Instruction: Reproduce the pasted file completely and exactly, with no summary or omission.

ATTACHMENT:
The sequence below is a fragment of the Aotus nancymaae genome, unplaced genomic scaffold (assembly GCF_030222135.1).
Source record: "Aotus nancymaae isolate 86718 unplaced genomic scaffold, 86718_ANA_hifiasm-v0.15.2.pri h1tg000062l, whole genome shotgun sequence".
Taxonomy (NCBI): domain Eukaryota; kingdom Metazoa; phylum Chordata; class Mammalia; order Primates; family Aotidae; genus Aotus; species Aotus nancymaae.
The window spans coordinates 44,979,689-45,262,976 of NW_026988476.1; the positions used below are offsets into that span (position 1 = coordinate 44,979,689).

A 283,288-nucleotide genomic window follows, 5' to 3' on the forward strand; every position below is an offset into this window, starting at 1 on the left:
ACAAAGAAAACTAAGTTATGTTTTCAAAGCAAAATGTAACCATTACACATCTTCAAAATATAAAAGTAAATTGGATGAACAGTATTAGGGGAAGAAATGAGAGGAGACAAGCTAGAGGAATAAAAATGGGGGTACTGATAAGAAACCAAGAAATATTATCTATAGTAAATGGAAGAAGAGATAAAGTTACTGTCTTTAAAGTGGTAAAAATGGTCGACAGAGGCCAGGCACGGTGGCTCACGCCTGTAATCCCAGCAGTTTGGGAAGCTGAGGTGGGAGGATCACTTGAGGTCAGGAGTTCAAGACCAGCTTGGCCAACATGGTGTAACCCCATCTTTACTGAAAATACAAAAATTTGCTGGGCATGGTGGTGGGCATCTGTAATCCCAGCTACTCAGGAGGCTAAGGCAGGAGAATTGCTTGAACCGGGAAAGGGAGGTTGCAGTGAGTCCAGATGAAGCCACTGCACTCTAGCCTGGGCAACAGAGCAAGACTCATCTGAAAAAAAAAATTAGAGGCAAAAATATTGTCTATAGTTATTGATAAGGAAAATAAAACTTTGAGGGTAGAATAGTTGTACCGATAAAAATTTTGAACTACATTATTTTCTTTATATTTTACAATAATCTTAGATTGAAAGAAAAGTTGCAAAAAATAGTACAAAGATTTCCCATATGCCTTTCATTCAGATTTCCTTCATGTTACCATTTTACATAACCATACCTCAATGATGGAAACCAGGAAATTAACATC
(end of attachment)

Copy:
The sequence below is a fragment of the Aotus nancymaae genome, unplaced genomic scaffold (assembly GCF_030222135.1).
Source record: "Aotus nancymaae isolate 86718 unplaced genomic scaffold, 86718_ANA_hifiasm-v0.15.2.pri h1tg000062l, whole genome shotgun sequence".
Taxonomy (NCBI): domain Eukaryota; kingdom Metazoa; phylum Chordata; class Mammalia; order Primates; family Aotidae; genus Aotus; species Aotus nancymaae.
The window spans coordinates 44,979,689-45,262,976 of NW_026988476.1; the positions used below are offsets into that span (position 1 = coordinate 44,979,689).

A 283,288-nucleotide genomic window follows, 5' to 3' on the forward strand; every position below is an offset into this window, starting at 1 on the left:
ACAAAGAAAACTAAGTTATGTTTTCAAAGCAAAATGTAACCATTACACATCTTCAAAATATAAAAGTAAATTGGATGAACAGTATTAGGGGAAGAAATGAGAGGAGACAAGCTAGAGGAATAAAAATGGGGGTACTGATAAGAAACCAAGAAATATTATCTATAGTAAATGGAAGAAGAGATAAAGTTACTGTCTTTAAAGTGGTAAAAATGGTCGACAGAGGCCAGGCACGGTGGCTCACGCCTGTAATCCCAGCAGTTTGGGAAGCTGAGGTGGGAGGATCACTTGAGGTCAGGAGTTCAAGACCAGCTTGGCCAACATGGTGTAACCCCATCTTTACTGAAAATACAAAAATTTGCTGGGCATGGTGGTGGGCATCTGTAATCCCAGCTACTCAGGAGGCTAAGGCAGGAGAATTGCTTGAACCGGGAAAGGGAGGTTGCAGTGAGTCCAGATGAAGCCACTGCACTCTAGCCTGGGCAACAGAGCAAGACTCATCTGAAAAAAAAAATTAGAGGCAAAAATATTGTCTATAGTTATTGATAAGGAAAATAAAACTTTGAGGGTAGAATAGTTGTACCGATAAAAATTTTGAACTACATTATTTTCTTTATATTTTACAATAATCTTAGATTGAAAGAAAAGTTGCAAAAAATAGTACAAAGATTTCCCATATGCCTTTCATTCAGATTTCCTTCATGTTACCATTTTACATAACCATACCTCAATGATGGAAACCAGGAAATTAACATC